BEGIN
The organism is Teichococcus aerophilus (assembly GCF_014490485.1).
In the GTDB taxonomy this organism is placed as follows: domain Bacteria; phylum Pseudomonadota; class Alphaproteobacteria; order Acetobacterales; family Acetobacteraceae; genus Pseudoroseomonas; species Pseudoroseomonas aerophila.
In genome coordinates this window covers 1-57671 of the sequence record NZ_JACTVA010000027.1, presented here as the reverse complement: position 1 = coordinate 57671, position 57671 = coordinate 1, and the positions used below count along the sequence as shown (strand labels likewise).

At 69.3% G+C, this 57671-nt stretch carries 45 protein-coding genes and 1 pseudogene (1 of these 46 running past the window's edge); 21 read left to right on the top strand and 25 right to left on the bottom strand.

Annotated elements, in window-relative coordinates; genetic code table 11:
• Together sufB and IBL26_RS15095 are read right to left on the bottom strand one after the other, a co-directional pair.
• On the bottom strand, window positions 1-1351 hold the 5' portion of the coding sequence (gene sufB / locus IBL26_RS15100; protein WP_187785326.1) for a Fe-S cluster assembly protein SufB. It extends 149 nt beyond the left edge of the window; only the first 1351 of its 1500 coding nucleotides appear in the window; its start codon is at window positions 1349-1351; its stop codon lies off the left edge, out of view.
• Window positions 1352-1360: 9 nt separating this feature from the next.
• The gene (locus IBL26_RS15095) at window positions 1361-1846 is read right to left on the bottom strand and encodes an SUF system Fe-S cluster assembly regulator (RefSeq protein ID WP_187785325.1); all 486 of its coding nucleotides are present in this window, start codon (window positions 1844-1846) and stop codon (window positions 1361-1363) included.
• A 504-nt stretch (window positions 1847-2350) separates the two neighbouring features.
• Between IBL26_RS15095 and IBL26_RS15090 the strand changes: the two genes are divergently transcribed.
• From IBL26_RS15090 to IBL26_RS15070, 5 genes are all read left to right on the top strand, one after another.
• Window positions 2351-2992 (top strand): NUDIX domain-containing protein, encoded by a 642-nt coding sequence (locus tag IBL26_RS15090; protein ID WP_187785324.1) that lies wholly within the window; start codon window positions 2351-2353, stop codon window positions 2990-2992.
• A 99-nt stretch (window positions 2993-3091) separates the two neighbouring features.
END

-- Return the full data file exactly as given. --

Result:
The organism is Teichococcus aerophilus (assembly GCF_014490485.1).
In the GTDB taxonomy this organism is placed as follows: domain Bacteria; phylum Pseudomonadota; class Alphaproteobacteria; order Acetobacterales; family Acetobacteraceae; genus Pseudoroseomonas; species Pseudoroseomonas aerophila.
In genome coordinates this window covers 1-57671 of the sequence record NZ_JACTVA010000027.1, presented here as the reverse complement: position 1 = coordinate 57671, position 57671 = coordinate 1, and the positions used below count along the sequence as shown (strand labels likewise).

At 69.3% G+C, this 57671-nt stretch carries 45 protein-coding genes and 1 pseudogene (1 of these 46 running past the window's edge); 21 read left to right on the top strand and 25 right to left on the bottom strand.

Annotated elements, in window-relative coordinates; genetic code table 11:
• Together sufB and IBL26_RS15095 are read right to left on the bottom strand one after the other, a co-directional pair.
• On the bottom strand, window positions 1-1351 hold the 5' portion of the coding sequence (gene sufB / locus IBL26_RS15100; protein WP_187785326.1) for a Fe-S cluster assembly protein SufB. It extends 149 nt beyond the left edge of the window; only the first 1351 of its 1500 coding nucleotides appear in the window; its start codon is at window positions 1349-1351; its stop codon lies off the left edge, out of view.
• Window positions 1352-1360: 9 nt separating this feature from the next.
• The gene (locus IBL26_RS15095) at window positions 1361-1846 is read right to left on the bottom strand and encodes an SUF system Fe-S cluster assembly regulator (RefSeq protein ID WP_187785325.1); all 486 of its coding nucleotides are present in this window, start codon (window positions 1844-1846) and stop codon (window positions 1361-1363) included.
• A 504-nt stretch (window positions 1847-2350) separates the two neighbouring features.
• Between IBL26_RS15095 and IBL26_RS15090 the strand changes: the two genes are divergently transcribed.
• From IBL26_RS15090 to IBL26_RS15070, 5 genes are all read left to right on the top strand, one after another.
• Window positions 2351-2992 (top strand): NUDIX domain-containing protein, encoded by a 642-nt coding sequence (locus tag IBL26_RS15090; protein ID WP_187785324.1) that lies wholly within the window; start codon window positions 2351-2353, stop codon window positions 2990-2992.
• A 99-nt stretch (window positions 2993-3091) separates the two neighbouring features.